It’s easy to get templed-out in Angkor, especially when that’s all you go there to see. With two and a half days in the Siem Reap area, my friend and I could only afford one day in the temple complexes, which means that between 9am and 6pm, we were temple-hopping in the scorching, 33-degree heat. Some interesting sightings included elephant-riding tourists, gorgeous butterflies, and monkeys…lots and lots of monkeys just chilling around Angkor Wat. It was quite a miracle that I didn’t end up with a heat stroke.

When touring the Angkor temples, I couldn’t help but ponder whether tourism has harmed the country than helped it. Sure, tourism is a significant source of income for Cambodians, and I don’t deny that it has helped the growth and development of the country. However, every time I visit a popular tourist destination in a developing country, I think of the impact and implications of the tourism industry on culture and society. When the sacred histories of your country become the Facebook profile pictures of foreigners who don’t understand what it took to make those histories happen, when the realities of life in this country is masked by the glamorous image of tourism and overlooked by most, do you feel saddened? Indifferent? Does it even matter at all?

Of course, I have to come back to the people. I struggled to decide whether I should post more photos of the Cambodian people because they made me feel so…sad and torn. On one hand, I want to avoid the possibility of disrespecting the people who appear in these photos but on the other hand, I would not be telling the whole story if I omit them from my experiences. In the end, I decided that I would post them.

I cannot forget that little girl at Angkor Wat, walking back and forth through the queue of people lining up to climb a temple, picking up, crushing, and bagging plastic bottles and cans from anyone who threw them away. This was life for her. While I paid $20 for a single visit to the temples and hundreds of dollars to get to her country in the first place, $1 might be more than what she gets a day. This is her life.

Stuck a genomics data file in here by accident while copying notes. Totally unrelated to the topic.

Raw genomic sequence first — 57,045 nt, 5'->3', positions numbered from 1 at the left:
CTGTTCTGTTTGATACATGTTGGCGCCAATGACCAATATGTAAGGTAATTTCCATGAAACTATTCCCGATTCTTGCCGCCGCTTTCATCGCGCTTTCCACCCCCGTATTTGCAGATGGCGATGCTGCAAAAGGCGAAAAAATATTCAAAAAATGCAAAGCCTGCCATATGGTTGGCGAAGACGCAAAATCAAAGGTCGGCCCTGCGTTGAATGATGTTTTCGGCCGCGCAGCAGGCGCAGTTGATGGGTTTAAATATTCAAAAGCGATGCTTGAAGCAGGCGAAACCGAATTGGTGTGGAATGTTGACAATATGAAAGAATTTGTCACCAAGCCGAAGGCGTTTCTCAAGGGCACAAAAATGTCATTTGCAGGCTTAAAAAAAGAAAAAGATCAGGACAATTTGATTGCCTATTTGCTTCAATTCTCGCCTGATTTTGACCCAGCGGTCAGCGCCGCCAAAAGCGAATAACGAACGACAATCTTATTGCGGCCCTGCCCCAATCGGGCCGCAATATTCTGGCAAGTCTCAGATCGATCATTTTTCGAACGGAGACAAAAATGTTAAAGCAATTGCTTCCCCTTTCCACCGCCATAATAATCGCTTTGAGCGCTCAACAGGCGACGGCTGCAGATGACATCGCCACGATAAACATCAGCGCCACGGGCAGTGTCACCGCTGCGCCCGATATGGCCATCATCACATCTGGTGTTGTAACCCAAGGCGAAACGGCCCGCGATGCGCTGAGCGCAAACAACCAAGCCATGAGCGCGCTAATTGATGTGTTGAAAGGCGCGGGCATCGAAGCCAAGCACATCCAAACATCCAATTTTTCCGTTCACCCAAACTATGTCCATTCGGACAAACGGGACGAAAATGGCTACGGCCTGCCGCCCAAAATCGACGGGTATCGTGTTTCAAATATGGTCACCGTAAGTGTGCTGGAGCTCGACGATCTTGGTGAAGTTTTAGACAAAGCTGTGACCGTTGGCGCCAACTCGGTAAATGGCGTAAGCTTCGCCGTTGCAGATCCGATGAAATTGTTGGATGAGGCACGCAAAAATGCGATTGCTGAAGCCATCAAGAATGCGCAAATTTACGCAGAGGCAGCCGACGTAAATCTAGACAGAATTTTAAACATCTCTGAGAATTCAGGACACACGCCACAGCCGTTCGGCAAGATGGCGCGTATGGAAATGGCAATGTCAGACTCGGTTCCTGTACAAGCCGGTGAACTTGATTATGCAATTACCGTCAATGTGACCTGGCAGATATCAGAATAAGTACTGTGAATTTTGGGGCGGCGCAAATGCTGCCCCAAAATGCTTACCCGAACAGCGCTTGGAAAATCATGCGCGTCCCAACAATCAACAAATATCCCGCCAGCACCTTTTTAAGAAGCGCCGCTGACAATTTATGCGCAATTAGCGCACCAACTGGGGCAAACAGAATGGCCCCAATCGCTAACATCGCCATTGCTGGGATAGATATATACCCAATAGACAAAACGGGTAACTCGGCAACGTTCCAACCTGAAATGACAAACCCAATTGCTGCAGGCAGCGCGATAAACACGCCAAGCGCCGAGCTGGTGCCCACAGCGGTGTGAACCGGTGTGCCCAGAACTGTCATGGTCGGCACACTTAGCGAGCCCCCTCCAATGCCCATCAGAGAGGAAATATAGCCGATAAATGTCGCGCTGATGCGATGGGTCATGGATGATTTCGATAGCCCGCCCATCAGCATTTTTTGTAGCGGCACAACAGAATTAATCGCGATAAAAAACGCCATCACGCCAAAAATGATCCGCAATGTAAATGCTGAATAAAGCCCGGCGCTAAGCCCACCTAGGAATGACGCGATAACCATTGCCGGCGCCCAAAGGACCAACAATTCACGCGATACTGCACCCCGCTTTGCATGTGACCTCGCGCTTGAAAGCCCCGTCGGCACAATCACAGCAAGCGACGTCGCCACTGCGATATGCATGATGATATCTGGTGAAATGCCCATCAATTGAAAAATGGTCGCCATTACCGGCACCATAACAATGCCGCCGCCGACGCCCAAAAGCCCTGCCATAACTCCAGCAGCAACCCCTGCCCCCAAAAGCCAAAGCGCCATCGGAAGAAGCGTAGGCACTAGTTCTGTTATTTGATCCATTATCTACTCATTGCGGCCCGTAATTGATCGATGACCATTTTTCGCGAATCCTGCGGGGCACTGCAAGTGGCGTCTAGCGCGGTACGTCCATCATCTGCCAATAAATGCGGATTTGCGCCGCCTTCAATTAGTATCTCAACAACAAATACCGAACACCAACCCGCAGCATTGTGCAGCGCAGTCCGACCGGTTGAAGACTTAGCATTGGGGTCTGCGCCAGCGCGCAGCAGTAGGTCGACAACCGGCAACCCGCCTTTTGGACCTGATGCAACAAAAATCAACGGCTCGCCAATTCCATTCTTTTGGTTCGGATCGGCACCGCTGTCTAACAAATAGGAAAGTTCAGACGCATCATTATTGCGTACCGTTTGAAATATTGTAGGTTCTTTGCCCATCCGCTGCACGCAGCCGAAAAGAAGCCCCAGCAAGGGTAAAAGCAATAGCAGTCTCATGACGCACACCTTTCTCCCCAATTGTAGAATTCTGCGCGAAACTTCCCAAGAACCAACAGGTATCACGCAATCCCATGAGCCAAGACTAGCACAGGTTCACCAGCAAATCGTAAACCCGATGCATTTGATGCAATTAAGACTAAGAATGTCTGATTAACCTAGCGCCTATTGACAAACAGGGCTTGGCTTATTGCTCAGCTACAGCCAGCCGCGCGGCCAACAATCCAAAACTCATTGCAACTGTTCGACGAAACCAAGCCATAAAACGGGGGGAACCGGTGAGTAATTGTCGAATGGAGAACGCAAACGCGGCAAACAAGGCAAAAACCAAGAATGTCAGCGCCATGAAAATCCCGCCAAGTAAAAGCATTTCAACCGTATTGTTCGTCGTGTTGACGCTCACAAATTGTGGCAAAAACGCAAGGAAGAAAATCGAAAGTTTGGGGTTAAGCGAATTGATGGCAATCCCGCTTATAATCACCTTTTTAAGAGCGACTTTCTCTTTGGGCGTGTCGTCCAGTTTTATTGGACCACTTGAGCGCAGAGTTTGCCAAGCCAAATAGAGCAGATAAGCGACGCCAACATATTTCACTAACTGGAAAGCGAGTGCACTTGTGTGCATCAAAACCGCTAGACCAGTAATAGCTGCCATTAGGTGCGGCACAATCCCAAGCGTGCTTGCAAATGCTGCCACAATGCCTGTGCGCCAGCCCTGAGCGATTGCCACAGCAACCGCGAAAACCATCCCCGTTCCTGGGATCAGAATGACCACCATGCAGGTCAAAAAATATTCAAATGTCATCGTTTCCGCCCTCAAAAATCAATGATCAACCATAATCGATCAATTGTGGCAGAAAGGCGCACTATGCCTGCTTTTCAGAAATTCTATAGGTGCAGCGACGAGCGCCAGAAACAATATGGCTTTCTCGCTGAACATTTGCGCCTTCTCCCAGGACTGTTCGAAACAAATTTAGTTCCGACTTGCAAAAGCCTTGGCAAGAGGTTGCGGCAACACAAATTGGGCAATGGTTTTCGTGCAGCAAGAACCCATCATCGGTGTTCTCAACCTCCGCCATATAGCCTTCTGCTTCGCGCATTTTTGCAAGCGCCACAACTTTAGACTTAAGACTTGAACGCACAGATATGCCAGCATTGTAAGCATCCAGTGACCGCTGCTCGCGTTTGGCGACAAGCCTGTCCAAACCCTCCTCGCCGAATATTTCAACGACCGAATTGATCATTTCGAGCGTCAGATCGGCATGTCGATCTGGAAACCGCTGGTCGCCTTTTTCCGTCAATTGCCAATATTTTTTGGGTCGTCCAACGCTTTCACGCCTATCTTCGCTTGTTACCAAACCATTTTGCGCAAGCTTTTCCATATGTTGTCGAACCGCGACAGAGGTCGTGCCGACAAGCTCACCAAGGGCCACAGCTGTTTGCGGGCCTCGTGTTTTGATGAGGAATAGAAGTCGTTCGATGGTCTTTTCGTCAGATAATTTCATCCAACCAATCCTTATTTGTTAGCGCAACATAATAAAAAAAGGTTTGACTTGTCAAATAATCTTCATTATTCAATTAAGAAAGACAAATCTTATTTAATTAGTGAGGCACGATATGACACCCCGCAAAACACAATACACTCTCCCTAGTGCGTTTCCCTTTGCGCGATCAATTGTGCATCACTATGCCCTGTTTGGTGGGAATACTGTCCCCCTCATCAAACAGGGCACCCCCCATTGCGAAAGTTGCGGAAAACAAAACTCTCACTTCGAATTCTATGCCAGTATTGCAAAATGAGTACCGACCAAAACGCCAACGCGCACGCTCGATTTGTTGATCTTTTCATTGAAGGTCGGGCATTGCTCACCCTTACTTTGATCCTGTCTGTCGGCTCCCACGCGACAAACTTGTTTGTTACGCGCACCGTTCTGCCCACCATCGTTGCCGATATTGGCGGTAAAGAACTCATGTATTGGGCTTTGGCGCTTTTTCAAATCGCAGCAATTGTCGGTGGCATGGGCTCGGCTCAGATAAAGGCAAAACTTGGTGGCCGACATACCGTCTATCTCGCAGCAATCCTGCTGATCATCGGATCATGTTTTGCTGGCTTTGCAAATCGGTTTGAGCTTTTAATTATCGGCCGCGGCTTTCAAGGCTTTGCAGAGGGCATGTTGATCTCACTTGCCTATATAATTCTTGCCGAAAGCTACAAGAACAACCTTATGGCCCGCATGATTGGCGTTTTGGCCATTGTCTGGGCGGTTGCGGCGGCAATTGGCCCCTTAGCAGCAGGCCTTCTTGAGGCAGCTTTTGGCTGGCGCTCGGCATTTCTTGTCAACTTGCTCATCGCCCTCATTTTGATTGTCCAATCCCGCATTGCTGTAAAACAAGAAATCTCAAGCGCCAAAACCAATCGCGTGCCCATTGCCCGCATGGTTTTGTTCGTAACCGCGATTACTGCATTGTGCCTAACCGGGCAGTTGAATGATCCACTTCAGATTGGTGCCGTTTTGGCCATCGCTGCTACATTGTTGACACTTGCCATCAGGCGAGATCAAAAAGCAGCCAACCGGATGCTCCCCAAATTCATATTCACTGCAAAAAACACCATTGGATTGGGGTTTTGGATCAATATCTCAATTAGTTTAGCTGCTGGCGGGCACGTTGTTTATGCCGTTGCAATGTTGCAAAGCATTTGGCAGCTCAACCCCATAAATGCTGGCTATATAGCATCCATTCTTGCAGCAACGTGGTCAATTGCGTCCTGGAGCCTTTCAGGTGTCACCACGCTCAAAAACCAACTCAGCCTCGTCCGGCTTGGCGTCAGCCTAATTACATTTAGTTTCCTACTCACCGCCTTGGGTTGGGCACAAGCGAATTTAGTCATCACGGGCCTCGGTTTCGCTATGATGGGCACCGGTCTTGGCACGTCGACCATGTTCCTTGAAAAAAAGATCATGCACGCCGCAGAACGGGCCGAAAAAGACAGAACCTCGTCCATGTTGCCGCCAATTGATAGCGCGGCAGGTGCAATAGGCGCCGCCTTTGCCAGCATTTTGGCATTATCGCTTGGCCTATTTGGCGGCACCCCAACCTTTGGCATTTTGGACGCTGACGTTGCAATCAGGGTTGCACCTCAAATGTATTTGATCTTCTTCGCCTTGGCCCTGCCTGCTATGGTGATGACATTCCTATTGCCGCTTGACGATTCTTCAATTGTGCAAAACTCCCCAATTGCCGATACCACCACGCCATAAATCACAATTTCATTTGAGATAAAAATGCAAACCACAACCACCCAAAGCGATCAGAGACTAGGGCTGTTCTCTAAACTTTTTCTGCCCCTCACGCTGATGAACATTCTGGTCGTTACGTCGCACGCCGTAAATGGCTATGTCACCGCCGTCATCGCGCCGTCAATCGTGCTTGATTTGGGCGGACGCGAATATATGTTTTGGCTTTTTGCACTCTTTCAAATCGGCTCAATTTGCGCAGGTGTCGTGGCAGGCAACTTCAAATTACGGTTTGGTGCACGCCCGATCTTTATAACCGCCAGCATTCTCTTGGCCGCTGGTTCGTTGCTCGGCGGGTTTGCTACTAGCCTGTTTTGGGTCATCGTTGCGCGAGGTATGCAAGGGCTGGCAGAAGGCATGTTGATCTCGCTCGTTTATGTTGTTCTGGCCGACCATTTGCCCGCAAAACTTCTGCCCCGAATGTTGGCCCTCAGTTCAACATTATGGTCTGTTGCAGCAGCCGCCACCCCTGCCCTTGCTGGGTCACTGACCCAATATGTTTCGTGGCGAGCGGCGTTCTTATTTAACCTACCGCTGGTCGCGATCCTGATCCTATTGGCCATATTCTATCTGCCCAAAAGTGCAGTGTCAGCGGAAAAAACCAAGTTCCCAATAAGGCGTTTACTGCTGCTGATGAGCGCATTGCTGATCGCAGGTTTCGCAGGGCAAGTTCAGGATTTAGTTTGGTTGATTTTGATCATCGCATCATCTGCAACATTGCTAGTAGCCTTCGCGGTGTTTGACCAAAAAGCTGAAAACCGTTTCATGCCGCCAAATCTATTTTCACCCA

It is no secret that Cambodia is a poverty-stricken country and when I see the stark contrast between my life and that of the little girl, I even felt a bit guilty. And the tourism question comes back – do we do good by “supporting” Cambodia – or any other country where tourism plays a main role in its economy – through its tourism? If this is what life is like here, then I can’t even begin to imagine life in the more rural parts of the country, perhaps its true face.

We see so much, yet know so little.

Highlights of my first trip to Southeast Asia

Happy new year! The first post of 2016 will be a summary of the highlights of my trip to Southeast Asia during the Christmas holidays. Yes, after having had the inexplicable urge to visit Southeast Asia – especially Cambodia and Vietnam – I finally went to both countries! So it became the final trip of 2015 and the first of 2016, with new year’s eve spent on an overnight train somewhere in northern Vietnam. What an experience!

The 14-day trip started in Cambodia, where my friend and I went from Siem Reap (Angkor area) to Vietnam, where we travelled to the cities of Hoi An, Hue, and Hanoi, ventured into the mountainous villages of Sapa, and spent a night on a cruise in Halong Bay. Here are just a few highlights from the too many precious memories that could be elaborated in one post.

33-degree heat wave in Cambodia

When I was preparing for the trip, I failed to realize that while the weather could be too cold, it could also be TOO HOT. I certainly packed plenty of clothing for the expected wet and wintery weather in northern Vietnam, but neglected that in Cambodia, it was going to be 33 degrees Celsius. Ouch. Imagine walking through ancient temples through the scorching heat for a whole day – I was burnt to a crisp! Still, wandering in the Angkor temple complex and soaking in all that vitamin D that I had been deprived of in Glasgow was certainly the first highlight and a warm beginning of the long trip!